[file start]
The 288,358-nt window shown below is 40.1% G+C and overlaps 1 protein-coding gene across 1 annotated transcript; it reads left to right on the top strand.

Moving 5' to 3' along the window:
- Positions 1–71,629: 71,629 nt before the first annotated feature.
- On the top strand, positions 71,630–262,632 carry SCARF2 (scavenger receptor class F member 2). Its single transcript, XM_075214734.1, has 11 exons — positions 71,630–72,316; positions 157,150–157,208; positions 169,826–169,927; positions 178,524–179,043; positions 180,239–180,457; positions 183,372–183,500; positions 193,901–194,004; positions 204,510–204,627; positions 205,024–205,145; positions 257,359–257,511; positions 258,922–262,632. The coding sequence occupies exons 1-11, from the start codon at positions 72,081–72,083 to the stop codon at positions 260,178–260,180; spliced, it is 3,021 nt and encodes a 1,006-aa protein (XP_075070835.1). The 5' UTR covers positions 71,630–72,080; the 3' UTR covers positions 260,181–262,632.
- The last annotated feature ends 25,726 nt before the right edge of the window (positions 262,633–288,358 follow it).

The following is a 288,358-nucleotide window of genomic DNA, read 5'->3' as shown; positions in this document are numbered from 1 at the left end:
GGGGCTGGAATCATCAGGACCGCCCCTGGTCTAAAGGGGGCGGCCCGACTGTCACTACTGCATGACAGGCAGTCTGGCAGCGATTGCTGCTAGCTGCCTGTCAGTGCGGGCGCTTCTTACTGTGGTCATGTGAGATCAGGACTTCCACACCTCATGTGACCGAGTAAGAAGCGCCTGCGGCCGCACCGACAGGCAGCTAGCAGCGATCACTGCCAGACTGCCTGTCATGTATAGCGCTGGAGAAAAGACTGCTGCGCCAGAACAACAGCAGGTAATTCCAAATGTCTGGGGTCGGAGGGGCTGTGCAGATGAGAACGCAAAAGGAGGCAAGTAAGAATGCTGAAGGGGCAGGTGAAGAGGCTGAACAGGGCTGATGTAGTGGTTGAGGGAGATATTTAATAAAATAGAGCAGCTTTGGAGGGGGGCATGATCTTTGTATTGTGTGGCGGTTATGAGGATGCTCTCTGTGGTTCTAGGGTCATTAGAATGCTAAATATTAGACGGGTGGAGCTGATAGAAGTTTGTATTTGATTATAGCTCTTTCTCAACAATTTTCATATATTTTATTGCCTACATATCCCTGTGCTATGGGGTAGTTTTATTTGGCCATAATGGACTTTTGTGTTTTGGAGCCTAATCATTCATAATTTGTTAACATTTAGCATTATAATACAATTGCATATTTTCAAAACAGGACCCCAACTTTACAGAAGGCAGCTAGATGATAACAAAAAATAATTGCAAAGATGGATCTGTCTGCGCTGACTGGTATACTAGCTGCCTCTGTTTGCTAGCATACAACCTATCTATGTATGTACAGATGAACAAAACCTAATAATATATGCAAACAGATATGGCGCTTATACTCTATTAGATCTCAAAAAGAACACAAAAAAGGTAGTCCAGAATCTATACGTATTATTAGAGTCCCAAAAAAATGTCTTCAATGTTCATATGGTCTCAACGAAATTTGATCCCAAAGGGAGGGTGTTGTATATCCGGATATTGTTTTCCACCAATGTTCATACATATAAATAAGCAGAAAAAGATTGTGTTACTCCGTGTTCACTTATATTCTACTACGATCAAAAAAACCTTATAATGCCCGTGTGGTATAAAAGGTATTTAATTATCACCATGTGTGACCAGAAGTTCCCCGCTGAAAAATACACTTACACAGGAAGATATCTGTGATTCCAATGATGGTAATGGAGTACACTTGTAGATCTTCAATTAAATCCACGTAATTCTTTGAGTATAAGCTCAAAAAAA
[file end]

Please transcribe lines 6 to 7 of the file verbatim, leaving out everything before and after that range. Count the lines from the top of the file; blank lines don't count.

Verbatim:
The following is a 288,358-nucleotide window of genomic DNA, read 5'->3' as shown; positions in this document are numbered from 1 at the left end:
GGGGCTGGAATCATCAGGACCGCCCCTGGTCTAAAGGGGGCGGCCCGACTGTCACTACTGCATGACAGGCAGTCTGGCAGCGATTGCTGCTAGCTGCCTGTCAGTGCGGGCGCTTCTTACTGTGGTCATGTGAGATCAGGACTTCCACACCTCATGTGACCGAGTAAGAAGCGCCTGCGGCCGCACCGACAGGCAGCTAGCAGCGATCACTGCCAGACTGCCTGTCATGTATAGCGCTGGAGAAAAGACTGCTGCGCCAGAACAACAGCAGGTAATTCCAAATGTCTGGGGTCGGAGGGGCTGTGCAGATGAGAACGCAAAAGGAGGCAAGTAAGAATGCTGAAGGGGCAGGTGAAGAGGCTGAACAGGGCTGATGTAGTGGTTGAGGGAGATATTTAATAAAATAGAGCAGCTTTGGAGGGGGGCATGATCTTTGTATTGTGTGGCGGTTATGAGGATGCTCTCTGTGGTTCTAGGGTCATTAGAATGCTAAATATTAGACGGGTGGAGCTGATAGAAGTTTGTATTTGATTATAGCTCTTTCTCAACAATTTTCATATATTTTATTGCCTACATATCCCTGTGCTATGGGGTAGTTTTATTTGGCCATAATGGACTTTTGTGTTTTGGAGCCTAATCATTCATAATTTGTTAACATTTAGCATTATAATACAATTGCATATTTTCAAAACAGGACCCCAACTTTACAGAAGGCAGCTAGATGATAACAAAAAATAATTGCAAAGATGGATCTGTCTGCGCTGACTGGTATACTAGCTGCCTCTGTTTGCTAGCATACAACCTATCTATGTATGTACAGATGAACAAAACCTAATAATATATGCAAACAGATATGGCGCTTATACTCTATTAGATCTCAAAAAGAACACAAAAAAGGTAGTCCAGAATCTATACGTATTATTAGAGTCCCAAAAAAATGTCTTCAATGTTCATATGGTCTCAACGAAATTTGATCCCAAAGGGAGGGTGTTGTATATCCGGATATTGTTTTCCACCAATGTTCATACATATAAATAAGCAGAAAAAGATTGTGTTACTCCGTGTTCACTTATATTCTACTACGATCAAAAAAACCTTATAATGCCCGTGTGGTATAAAAGGTATTTAATTATCACCATGTGTGACCAGAAGTTCCCCGCTGAAAAATACACTTACACAGGAAGATATCTGTGATTCCAATGATGGTAATGGAGTACACTTGTAGATCTTCAATTAAATCCACGTAATTCTTTGAGTATAAGCTCAAAAAAA